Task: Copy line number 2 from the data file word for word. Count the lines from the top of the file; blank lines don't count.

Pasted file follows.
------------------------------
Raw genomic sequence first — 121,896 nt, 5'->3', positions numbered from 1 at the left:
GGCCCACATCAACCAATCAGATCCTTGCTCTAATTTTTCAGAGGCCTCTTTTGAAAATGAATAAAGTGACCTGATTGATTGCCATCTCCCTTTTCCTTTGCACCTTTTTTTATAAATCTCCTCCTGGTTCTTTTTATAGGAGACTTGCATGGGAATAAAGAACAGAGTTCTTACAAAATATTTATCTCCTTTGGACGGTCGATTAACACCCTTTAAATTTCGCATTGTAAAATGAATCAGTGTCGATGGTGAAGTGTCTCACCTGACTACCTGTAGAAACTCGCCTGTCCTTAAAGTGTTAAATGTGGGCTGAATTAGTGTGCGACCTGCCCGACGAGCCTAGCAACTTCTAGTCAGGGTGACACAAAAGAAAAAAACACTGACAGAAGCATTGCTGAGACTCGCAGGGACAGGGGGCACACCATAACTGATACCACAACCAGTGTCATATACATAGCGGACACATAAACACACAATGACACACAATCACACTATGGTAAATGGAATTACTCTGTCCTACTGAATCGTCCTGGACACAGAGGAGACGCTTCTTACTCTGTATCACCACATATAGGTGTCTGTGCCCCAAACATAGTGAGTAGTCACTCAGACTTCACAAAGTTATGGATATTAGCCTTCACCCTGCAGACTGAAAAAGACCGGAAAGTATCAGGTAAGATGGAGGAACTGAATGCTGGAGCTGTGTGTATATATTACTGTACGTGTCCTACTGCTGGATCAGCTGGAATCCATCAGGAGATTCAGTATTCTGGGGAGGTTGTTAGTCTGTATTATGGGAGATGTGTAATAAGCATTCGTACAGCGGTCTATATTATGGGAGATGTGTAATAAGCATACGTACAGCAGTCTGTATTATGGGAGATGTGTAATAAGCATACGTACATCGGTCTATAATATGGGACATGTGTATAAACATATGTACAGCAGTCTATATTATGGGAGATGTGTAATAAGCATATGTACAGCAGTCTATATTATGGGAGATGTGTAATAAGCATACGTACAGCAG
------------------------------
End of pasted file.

GGCCCACATCAACCAATCAGATCCTTGCTCTAATTTTTCAGAGGCCTCTTTTGAAAATGAATAAAGTGACCTGATTGATTGCCATCTCCCTTTTCCTTTGCACCTTTTTTTATAAATCTCCTCCTGGTTCTTTTTATAGGAGACTTGCATGGGAATAAAGAACAGAGTTCTTACAAAATATTTATCTCCTTTGGACGGTCGATTAACACCCTTTAAATTTCGCATTGTAAAATGAATCAGTGTCGATGGTGAAGTGTCTCACCTGACTACCTGTAGAAACTCGCCTGTCCTTAAAGTGTTAAATGTGGGCTGAATTAGTGTGCGACCTGCCCGACGAGCCTAGCAACTTCTAGTCAGGGTGACACAAAAGAAAAAAACACTGACAGAAGCATTGCTGAGACTCGCAGGGACAGGGGGCACACCATAACTGATACCACAACCAGTGTCATATACATAGCGGACACATAAACACACAATGACACACAATCACACTATGGTAAATGGAATTACTCTGTCCTACTGAATCGTCCTGGACACAGAGGAGACGCTTCTTACTCTGTATCACCACATATAGGTGTCTGTGCCCCAAACATAGTGAGTAGTCACTCAGACTTCACAAAGTTATGGATATTAGCCTTCACCCTGCAGACTGAAAAAGACCGGAAAGTATCAGGTAAGATGGAGGAACTGAATGCTGGAGCTGTGTGTATATATTACTGTACGTGTCCTACTGCTGGATCAGCTGGAATCCATCAGGAGATTCAGTATTCTGGGGAGGTTGTTAGTCTGTATTATGGGAGATGTGTAATAAGCATTCGTACAGCGGTCTATATTATGGGAGATGTGTAATAAGCATACGTACAGCAGTCTGTATTATGGGAGATGTGTAATAAGCATACGTACATCGGTCTATAATATGGGACATGTGTATAAACATATGTACAGCAGTCTATATTATGGGAGATGTGTAATAAGCATATGTACAGCAGTCTATATTATGGGAGATGTGTAATAAGCATACGTACAGCAG